Some time ago, a question was posited here.
NDIA perhaps provides us with the answer. From National Defense Magazine:
For 18 minutes in April, China’s state-controlled telecommunications company hijacked 15 percent of the world’s Internet traffic, including data from U.S. military, civilian organizations and those of other U.S. allies.
This massive redirection of data has received scant attention in the mainstream media because the mechanics of how the hijacking was carried out and the implications of the incident are difficult for those outside the cybersecurity community to grasp, said a top security expert at McAfee, the world’s largest dedicated Internet security company.
In short, the Chinese could have carried out eavesdropping on unprotected communications — including emails and instant messaging — manipulated data passing through their country or decrypted messages, Dmitri Alperovitch, vice president of threat research at McAfee said.
Nobody outside of China can say, at least publicly, what happened to the terrabytes of data after it entered China.
The incident may receive more attention when the U.S.-China Economic and Security Review Commission, a congressional committee, releases its annual report on the bilateral relationship Nov. 17. A commission press release said the 2010 report will address “the increasingly sophisticated nature of malicious computer activity associated with China.”
Perhaps the time has come to recognize China has more than begun turning its “Unrestricted Warfare” theories into practice. The next policy official or War College/NDU professor, the next GO/FO who reiterates the tired and naive refrain that the book “doesn’t represent official Chinese or PLA policy” needs to be shown the door. A decade of that silly and Panglossian answer is more than plenty. Those who still find that statement credible have missed the boat long ago. The NDIA article goes on:
“If China telecom intercepts that [encrypted message] and they are sitting on the middle of that, they can send you their public key with their public certificate and you will not know any better,” he said. The holder of this certificate has the capability to decrypt encrypted communication links, whether it’s web traffic, emails or instant messaging, Alperovitch said. “It is a flaw in the way the Internet operates,” said Yoris Evers, director of worldwide public relations at McAfee.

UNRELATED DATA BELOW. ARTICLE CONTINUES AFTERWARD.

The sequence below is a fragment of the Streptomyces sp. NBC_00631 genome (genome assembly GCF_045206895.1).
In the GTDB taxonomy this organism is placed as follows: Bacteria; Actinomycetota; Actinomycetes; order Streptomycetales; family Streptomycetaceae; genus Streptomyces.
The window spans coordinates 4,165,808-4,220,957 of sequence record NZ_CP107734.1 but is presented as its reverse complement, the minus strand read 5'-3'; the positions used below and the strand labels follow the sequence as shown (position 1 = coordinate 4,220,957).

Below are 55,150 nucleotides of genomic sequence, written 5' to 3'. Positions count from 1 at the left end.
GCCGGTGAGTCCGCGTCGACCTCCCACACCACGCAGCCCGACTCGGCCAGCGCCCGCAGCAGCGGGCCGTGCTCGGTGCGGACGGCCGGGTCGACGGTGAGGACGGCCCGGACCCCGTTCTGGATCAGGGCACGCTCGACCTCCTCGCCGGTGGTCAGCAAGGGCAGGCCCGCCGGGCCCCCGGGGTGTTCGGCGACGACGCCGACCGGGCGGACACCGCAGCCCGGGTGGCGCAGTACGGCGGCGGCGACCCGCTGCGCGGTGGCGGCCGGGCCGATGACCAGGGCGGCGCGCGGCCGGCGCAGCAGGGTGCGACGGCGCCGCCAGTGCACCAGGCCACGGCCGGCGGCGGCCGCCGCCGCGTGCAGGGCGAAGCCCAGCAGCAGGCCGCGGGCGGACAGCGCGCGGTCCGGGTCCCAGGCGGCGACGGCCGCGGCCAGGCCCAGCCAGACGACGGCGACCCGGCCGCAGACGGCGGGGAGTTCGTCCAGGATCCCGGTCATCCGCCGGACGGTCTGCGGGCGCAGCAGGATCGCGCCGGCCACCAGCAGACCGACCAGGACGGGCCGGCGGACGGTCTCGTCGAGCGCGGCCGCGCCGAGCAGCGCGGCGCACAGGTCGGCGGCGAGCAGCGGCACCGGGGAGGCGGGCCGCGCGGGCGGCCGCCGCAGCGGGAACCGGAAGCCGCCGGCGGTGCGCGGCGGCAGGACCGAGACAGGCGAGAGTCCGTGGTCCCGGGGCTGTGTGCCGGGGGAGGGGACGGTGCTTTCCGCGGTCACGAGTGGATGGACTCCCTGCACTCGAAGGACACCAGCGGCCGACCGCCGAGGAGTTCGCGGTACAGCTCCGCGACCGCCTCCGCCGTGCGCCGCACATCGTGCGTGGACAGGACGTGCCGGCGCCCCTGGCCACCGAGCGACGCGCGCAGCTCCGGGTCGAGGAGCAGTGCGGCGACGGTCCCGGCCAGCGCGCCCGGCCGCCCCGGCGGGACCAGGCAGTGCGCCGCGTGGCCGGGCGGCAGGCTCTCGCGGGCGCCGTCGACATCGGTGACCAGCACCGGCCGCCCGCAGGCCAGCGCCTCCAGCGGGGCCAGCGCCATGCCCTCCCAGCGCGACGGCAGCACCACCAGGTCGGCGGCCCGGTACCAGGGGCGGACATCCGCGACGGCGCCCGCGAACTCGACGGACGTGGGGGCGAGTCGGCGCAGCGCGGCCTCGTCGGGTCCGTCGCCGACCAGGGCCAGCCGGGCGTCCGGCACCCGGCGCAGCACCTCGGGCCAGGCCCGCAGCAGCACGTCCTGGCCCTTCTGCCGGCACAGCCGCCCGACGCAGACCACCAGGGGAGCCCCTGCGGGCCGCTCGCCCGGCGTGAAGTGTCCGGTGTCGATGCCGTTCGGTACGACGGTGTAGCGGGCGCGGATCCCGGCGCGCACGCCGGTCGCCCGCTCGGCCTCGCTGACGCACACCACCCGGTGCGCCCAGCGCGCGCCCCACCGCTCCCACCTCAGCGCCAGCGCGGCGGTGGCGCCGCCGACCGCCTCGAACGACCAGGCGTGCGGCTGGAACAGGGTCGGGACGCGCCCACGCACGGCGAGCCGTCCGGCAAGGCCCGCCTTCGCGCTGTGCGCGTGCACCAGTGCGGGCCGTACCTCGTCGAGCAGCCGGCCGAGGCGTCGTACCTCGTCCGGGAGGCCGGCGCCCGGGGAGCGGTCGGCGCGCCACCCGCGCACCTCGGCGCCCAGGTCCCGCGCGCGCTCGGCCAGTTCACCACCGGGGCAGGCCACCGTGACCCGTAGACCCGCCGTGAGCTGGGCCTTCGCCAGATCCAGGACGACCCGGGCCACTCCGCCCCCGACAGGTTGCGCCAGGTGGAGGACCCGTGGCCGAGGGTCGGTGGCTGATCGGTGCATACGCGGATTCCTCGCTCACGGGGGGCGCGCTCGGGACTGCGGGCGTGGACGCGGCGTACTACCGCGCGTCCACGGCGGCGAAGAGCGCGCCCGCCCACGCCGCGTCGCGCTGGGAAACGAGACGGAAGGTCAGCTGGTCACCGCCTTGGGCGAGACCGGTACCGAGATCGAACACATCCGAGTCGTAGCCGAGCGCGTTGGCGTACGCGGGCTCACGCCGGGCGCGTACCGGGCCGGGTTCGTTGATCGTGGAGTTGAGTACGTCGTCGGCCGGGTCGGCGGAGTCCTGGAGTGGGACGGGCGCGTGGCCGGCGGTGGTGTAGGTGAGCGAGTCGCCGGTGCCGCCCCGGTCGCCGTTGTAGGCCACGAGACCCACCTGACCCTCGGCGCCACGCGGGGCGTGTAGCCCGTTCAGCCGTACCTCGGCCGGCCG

No one outside of China can say whether any of these potentially nefarious events occurred, Alperovitch noted. “It did not make mainstream news because it is so esoteric and hard to understand,” he added. It is not defined as a cyberattack because no sites were hacked or shut down. “But it is pretty disconcerting.”
And the hijacking took advantage of the way the Internet operates. “It can happen again. They can do it tomorrow or they can do it in an hour. And the same problem will occur again.”
As various “Cyber Commands” design their service pins and declare themselves “ready” for a major cyber event, they ought to take heed. There were inklings of this occurrence in April/May, but this seems to be the first relatively comprehensive public acknowledgment of China’s actions.
The U.S. Defence Department estimates that over 100 foreign intelligence organizations have attempted to break into U.S. networks. Every year, hackers also steal enough data from U.S. government agencies, businesses and universities to fill the U.S. Library of Congress many times over, officials say.
The Pentagon’s biggest suppliers — including Lockheed Martin Corp, Boeing Co and Northrop Grumman Corp — are investing in the growing market for cyber technology, estimated at up to $140 billion a year worldwide.
Gates said the U.S. military had made considerable progress protecting its own sites and was working with its private-sector partners “to bring them under that umbrella.”
And everyone that touches Lockheed Martin and Boeing and Northrup Grumman, and everyone they touch, and everyone who touches them, and….
Good luck with that.